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Why you must be wary of PSU stocks

Last updated on: April 30, 2012 07:53 IST

Why you must be wary of PSU stocks

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Devangshu Datta

A credit rating downgrade has adverse consequences for individuals. It restricts the ability to take vanilla loans or use a credit card. At the company level, a rating downgrade also makes debt more expensive and difficult to access.

How does a sovereign downgrade, like the S&P downgrade of India, affect the country's financing ability? At the least, it makes external funding more expensive for the government. It also affects the ability of every Indian company to borrow abroad.

When a national rating drops, the overseas credit rating of every company headquartered in that nation also drops. Pension funds for example, cannot hold bonds rated below certain levels. This means fewer takers for Indian corporate ECBs or bond issues.

A sovereign downgrade is also a signal that national finances are in some sort of trouble. This often means a heightened risk of sudden currency depreciation. An orderly depreciation may not be a bad idea. A weaker rupee would boost exports. It would also make imported fuel and other goods more expensive in rupee-terms, leading to a slowdown in import demand. If the rupee lost ground steadily over months, businesses would have time to hedge and adjust to the trend.

The danger lies in disorderly depreciation. If there's a sudden drop in currency value, it can trigger chaos. Let's take a look at what it could take to cause a sudden depreciation. India has a widening trade gap. Imports exceed exports and imports can't reduce by very much since the largest component is fuel. The trade gap has led to a gradual drawdown of reserves. In terms of import cover, India is reasonably comfortable with 5-6 months worth of import cover.

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Photographs: Reuters
Tags: PSU , India , S&P

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Why you must be wary of PSU stock

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However the external debt to reserves ratio has got steadily worse. External obligations are around $330 billion, while reserves are around $295 billion. Around $28 billion of reserves consists of gold. We can assume that won't be deployed except in serious crisis. This means effective reserves are more like $265-270 billion. The $65 billion differential between debt and effective reserves is large enough to cause concern.

Around 30 per cent of overseas debt is incurred by corporates. Overall, servicing overseas debt shouldn't be a problem. But some corporates who have repayments and redemptions due in this fiscal may struggle.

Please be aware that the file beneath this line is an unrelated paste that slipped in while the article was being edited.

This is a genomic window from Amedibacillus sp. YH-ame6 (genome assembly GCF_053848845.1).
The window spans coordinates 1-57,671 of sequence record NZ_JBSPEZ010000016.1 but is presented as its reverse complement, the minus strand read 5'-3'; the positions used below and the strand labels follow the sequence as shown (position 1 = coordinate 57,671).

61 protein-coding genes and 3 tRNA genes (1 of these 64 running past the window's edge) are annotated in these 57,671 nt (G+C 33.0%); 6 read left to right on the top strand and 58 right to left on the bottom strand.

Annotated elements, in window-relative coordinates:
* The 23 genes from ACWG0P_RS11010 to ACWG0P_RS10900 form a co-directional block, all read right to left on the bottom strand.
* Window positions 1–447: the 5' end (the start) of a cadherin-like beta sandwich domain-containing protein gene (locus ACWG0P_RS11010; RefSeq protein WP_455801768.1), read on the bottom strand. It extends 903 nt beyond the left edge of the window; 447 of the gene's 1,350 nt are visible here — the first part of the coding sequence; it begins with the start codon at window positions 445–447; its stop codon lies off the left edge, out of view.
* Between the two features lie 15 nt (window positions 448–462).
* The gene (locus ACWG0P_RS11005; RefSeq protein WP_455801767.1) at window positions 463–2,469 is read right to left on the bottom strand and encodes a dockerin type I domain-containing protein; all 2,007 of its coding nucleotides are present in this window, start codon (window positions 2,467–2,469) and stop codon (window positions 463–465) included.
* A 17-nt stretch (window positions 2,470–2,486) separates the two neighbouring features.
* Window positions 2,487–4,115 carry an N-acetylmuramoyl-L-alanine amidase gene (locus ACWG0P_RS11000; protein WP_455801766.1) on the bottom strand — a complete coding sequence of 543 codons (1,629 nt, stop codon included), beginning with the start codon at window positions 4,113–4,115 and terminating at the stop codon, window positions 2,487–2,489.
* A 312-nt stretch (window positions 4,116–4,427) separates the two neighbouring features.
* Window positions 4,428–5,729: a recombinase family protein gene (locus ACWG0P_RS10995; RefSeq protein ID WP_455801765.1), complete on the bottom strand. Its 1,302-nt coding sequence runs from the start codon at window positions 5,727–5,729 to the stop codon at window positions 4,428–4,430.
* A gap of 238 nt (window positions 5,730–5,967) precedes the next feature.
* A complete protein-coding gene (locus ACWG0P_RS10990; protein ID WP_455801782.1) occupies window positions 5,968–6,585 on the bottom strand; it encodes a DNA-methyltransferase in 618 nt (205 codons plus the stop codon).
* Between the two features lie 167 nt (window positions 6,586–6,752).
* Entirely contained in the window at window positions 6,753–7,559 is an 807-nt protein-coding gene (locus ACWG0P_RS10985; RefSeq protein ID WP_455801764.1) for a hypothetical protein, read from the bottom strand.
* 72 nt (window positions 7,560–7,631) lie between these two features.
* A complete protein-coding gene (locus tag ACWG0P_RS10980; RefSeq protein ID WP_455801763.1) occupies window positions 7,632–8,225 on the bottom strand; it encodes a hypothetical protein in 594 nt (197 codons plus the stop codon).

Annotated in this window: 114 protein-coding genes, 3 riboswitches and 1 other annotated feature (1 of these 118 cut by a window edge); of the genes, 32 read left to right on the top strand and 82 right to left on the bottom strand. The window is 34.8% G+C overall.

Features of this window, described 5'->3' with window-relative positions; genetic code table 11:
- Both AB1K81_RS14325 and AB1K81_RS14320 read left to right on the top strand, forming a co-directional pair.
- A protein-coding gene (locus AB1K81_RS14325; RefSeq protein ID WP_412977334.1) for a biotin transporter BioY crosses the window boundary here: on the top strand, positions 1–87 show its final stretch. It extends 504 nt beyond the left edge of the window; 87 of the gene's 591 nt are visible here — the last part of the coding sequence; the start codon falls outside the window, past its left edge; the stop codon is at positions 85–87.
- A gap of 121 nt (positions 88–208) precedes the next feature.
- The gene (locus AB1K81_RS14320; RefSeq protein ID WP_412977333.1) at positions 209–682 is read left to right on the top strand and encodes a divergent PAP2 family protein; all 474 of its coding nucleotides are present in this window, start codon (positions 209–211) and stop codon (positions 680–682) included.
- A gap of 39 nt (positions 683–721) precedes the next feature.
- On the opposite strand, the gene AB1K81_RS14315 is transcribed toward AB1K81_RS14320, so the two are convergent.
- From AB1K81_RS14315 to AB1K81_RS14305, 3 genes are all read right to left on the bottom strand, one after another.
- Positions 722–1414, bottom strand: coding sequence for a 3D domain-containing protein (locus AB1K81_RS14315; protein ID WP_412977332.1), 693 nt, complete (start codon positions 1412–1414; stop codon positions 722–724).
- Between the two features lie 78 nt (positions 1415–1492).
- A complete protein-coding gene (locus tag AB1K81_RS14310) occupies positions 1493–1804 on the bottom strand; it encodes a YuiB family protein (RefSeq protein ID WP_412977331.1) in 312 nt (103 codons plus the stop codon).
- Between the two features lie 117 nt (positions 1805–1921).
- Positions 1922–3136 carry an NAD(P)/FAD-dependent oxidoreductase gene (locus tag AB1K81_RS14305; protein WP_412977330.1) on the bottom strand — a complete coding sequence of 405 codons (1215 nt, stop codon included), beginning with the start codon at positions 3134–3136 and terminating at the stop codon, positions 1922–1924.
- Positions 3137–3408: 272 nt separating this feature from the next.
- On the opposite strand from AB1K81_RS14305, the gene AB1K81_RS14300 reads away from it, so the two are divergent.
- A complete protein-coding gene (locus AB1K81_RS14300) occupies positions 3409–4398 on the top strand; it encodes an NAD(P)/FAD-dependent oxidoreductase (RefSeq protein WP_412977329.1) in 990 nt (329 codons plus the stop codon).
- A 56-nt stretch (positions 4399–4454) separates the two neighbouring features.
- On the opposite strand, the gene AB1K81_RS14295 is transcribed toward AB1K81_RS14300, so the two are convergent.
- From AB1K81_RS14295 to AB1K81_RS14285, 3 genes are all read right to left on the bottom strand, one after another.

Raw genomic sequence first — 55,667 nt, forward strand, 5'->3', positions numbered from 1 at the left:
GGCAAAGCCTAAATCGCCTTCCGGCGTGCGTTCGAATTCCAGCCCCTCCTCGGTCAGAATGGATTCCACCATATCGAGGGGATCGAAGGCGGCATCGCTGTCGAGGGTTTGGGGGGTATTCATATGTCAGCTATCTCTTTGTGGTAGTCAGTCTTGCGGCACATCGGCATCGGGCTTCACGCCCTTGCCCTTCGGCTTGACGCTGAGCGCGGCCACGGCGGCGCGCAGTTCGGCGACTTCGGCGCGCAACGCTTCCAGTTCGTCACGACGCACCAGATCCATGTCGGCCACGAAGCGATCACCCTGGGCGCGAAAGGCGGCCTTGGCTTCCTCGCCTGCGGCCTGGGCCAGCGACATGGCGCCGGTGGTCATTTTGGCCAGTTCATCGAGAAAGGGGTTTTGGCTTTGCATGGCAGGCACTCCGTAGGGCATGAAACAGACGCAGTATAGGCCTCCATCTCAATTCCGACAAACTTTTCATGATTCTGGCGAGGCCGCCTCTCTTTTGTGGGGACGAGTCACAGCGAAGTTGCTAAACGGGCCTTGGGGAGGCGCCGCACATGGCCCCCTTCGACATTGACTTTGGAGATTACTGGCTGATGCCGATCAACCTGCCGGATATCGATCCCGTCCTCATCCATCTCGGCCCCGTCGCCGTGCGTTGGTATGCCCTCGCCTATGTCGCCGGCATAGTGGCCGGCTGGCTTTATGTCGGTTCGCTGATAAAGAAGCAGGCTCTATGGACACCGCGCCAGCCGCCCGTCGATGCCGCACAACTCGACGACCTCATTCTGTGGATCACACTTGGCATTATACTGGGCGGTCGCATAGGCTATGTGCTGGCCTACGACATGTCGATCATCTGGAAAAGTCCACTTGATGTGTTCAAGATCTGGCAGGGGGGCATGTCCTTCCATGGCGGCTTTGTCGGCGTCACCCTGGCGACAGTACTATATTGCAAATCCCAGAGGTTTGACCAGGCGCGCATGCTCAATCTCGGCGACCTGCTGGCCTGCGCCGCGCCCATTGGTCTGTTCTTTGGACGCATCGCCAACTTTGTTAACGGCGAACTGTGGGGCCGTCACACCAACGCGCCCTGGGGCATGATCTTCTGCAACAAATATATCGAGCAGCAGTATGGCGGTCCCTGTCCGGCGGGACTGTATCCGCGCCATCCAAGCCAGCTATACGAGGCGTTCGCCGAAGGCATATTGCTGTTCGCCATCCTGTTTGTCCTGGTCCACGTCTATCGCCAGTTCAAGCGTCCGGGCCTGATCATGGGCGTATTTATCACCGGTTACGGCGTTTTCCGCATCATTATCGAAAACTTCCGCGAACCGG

More interestingly, FIIs held rupee-denominated assets worth Rs 11 lakh crore – roughly $212 billion - in March 2012. In theory, that money could exit in a matter of days. In practice, this is exceedingly unlikely. But FII assets are hot money. So, relatively speaking, are NRE deposits.

Outflows of hot money could therefore, erode large proportions of reserves. If portfolio investors and NRIs decide to cut exposure, India could be left with scanty import cover and external liabilities amounting to several multiples of reserves.

Catastrophic, sudden devaluation can occur in such cases. During the Asian flu in the 1990s, similar scenarios played out in Indonesia and Thailand. Malaysia had to renege on its commitments and impose capital controls to manage the situation. Thailand made things worse when it blew its reserves trying to defend the baht.

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Photographs: Reuters
Tags: FII , NRE , PSU , Thailand

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In 1991, when Indian import cover dropped to just a fortnight, it triggered a crisis and led to reforms. The RBI pledged India's gold reserves. Over the next two years, the rupee was devalued from Rs 17/ USD to Rs 32/ USD in two sharp steps, first to Rs 29 and then to Rs 32.

The recent ratings downgrade suggests that this sort of scenario is higher probability now and over the next six months to a year. It is still not very high probability. S&P reckons this sort of scenario has at best, a one in three chance of playing out.

Another possible scenario of crisis could arise from domestic deficit financing. The combined fiscal deficit of states and Centre could amount to over 8 per cent of GDP this fiscal. This is dangerously high. In itself, this could trigger a sell off by FIIs.

In the circumstances, one would advise investors to be especially wary of PSUs, which are tainted by association with Sarkari bungling. The entire basket of listed PSU is likely to underperform the market and may throw up several lucrative shorts. Traders could also look for short positions in corporates with outstanding overseas debt (ECB or FCCB) due for redemption this fiscal.

The relative outperformers are likely to be companies with low debt and forex earnings. That leads to the usual defensive suspects such as FMCGs, pharma and IT. FMCGs should do reasonably. IT stocks have suffered downgrades for various reasons. The sector could run into problems that pull down prices for a quarter or two.



Photographs: Reuters
Tags: USD , PSU , FCCB , GDP , RBI

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